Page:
The Meaning of Responsibilityby Andrew P. O’Meara, Jr., United States Army, Retired
The following observations on inspirational leadership are excerpted from remarks delivered at a graduation ceremony at the Armor School in November 1982.
In the 18th Century Lord St. Vincent observed that responsibility is the test of a man’s courage. One of the finest examples of courage and capacity to accept responsibility was provided by Robert E. Lee in July 1863 at Gettysburg. The Confederate attack on the Union Center on 3 July 1963 – known as Pickett’s charge – was composed of three divisions of nine brigades. The divisions were commanded by Pickett, Pettigrew and Trimble.Their combined forces numbered 11,000 men. They were joined by Wilcox’s and Lane’s brigades, bringing the total number of men in the attack to 12,500 men.
The attack was intended to penetrate the center of the Union position. Sixty percent of the attacking force was lost in the attack. Thirty of the thirty-eight regimental flags that came within musket range of the stone wall that marked the Union position were captured. Prior to the attack, the Confederate campaign was recognized as a major threat to Washington. The Confederate States of America were at high tide. The Union cause and its Army under Meade’s command were in grave danger.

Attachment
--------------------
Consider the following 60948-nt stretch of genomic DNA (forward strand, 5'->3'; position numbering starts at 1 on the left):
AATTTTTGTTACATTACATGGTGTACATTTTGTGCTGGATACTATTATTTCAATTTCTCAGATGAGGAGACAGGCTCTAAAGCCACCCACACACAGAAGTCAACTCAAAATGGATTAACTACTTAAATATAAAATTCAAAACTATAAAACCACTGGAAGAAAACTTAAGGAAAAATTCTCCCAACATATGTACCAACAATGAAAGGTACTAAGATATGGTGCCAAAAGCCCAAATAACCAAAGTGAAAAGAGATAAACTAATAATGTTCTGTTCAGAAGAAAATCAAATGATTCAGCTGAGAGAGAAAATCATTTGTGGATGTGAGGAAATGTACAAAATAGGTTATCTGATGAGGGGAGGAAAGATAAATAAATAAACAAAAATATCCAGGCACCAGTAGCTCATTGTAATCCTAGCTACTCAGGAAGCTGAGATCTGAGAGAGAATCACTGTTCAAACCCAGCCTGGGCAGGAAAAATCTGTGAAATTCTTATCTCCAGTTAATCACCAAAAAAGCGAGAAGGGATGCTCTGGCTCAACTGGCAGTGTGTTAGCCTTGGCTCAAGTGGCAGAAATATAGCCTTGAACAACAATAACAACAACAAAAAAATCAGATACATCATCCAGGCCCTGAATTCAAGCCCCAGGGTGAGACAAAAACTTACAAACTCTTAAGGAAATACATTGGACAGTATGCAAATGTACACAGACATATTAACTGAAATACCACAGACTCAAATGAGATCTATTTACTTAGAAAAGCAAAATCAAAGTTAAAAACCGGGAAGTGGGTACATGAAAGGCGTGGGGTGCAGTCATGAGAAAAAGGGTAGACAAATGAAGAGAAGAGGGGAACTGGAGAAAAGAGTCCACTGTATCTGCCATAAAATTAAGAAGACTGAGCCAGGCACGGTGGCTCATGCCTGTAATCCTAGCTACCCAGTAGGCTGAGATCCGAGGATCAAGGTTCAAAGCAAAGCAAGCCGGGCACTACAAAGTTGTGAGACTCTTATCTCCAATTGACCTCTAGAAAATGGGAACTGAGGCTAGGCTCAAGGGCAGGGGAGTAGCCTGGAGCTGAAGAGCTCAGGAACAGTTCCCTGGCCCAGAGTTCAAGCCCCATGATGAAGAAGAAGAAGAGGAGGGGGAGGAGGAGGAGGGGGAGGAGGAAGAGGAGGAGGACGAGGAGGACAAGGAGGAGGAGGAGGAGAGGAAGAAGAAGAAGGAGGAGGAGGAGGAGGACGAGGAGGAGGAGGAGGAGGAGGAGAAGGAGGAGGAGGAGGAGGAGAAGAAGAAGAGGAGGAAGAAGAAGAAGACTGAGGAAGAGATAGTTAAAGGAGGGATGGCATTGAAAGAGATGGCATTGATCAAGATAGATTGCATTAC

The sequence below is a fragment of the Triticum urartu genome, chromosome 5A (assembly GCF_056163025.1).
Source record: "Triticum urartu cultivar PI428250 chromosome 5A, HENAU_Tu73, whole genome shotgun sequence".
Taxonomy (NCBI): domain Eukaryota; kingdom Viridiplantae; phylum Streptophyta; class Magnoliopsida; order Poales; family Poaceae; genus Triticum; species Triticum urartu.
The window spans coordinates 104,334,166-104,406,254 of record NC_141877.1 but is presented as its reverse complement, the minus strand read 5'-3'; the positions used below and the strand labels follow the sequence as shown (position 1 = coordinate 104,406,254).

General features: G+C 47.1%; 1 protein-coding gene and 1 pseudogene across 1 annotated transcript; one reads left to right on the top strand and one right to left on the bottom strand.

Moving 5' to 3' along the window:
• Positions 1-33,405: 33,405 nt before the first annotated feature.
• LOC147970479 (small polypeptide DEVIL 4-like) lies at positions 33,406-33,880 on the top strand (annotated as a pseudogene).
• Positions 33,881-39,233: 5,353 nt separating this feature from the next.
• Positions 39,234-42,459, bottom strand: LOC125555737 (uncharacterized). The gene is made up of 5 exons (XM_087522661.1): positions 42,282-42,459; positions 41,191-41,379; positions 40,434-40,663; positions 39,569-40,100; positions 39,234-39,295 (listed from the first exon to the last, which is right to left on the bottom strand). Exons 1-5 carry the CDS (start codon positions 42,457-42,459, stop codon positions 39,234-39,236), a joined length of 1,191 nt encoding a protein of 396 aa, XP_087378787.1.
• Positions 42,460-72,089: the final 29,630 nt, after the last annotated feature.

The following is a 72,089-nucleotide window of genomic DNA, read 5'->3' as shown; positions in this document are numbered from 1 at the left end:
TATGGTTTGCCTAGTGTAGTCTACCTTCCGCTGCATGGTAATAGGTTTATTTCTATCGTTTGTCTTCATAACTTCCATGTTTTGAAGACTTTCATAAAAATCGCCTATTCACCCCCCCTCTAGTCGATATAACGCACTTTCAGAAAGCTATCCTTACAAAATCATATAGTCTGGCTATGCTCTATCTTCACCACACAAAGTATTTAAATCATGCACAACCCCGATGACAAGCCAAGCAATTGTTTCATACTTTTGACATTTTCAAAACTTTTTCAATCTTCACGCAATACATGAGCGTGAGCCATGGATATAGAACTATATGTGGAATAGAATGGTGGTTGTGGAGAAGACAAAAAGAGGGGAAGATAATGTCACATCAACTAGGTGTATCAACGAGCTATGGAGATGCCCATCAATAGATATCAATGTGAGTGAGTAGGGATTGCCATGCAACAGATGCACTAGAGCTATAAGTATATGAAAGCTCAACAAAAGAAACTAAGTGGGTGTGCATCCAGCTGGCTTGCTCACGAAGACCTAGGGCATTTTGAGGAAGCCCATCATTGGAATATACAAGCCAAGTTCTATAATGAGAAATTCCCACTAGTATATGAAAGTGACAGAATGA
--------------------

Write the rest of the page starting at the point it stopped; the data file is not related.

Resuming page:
As the tide broke and the survivors returned in disorder across the wide valley separating the two armies, Lee’s Army, the Army of Northern Virginia, was now in serious danger. The roles of the two forces were reversed. The attacker now ran a serious risk of being destroyed on Northern soil. More than an attack had failed. The cause of the Confederacy had taken a turn for the worse from which it would never recover. Lee’s hopes had been high as he invaded Maryland and Pennsylvania. He anticipated victory as the soldiers of Pickett’s, Pettigrew’s and Trimble’s Division assaulted Cemetery Hill. He observed the attack and saw it break against the union center. He moved among the survivors as they streamed back across the valley. He understood the meaning of their failure to break through the Union center. His words help us to understand the meaning of the word responsibility.
Lee met General Pickett with these words, “General Pickett, place your Division in rear of this hill and be ready to repel the advance of the enemy should they follow up their advantage.” Pickett answered tearfully, “General Lee, I have no Division now; Armistead is down, Garnett is down and Kemper is mortally wounded.” “Come, General Pickett,” Lee responded. “This has been my fight, and upon my shoulders rests the blame. The men and officers of your command have written the name of Virginia as high today as it has ever been written before…. Your men have done all that men can do. The fault is entirely my own.” His words later to Wilcox reiterated his total acceptance of responsibility. “It is I who have lost this fight and you must help me out of it the best way you can.”
Responsibility means total acceptance of the men we lead. Their victories are theirs. Their failure is ours – the men who lead them. This is the price of leadership.